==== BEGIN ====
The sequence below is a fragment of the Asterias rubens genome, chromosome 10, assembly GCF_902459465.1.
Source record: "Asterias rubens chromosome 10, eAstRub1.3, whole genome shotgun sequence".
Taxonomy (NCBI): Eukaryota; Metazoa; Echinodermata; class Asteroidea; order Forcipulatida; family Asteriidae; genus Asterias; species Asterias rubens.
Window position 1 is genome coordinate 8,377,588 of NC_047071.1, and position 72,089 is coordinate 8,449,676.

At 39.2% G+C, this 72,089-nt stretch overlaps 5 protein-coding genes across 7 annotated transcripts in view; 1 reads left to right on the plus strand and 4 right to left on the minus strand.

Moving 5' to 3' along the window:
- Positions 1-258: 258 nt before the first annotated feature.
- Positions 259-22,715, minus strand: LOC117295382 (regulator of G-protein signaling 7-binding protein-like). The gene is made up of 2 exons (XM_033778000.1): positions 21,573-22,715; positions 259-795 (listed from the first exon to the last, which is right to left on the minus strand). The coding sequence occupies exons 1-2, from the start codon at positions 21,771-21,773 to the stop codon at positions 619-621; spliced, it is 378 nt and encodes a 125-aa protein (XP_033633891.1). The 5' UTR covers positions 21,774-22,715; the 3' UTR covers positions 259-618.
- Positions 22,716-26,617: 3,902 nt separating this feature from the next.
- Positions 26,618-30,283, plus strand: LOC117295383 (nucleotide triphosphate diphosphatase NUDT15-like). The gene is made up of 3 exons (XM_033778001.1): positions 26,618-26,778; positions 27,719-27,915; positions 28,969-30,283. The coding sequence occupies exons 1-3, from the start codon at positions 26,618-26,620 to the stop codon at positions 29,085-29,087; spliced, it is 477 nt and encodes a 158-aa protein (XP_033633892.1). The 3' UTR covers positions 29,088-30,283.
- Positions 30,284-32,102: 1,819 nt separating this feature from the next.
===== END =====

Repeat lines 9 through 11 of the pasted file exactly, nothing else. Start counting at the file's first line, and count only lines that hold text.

- Positions 22,716-26,617: 3,902 nt separating this feature from the next.
- Positions 26,618-30,283, plus strand: LOC117295383 (nucleotide triphosphate diphosphatase NUDT15-like). The gene is made up of 3 exons (XM_033778001.1): positions 26,618-26,778; positions 27,719-27,915; positions 28,969-30,283. The coding sequence occupies exons 1-3, from the start codon at positions 26,618-26,620 to the stop codon at positions 29,085-29,087; spliced, it is 477 nt and encodes a 158-aa protein (XP_033633892.1). The 3' UTR covers positions 29,088-30,283.
- Positions 30,284-32,102: 1,819 nt separating this feature from the next.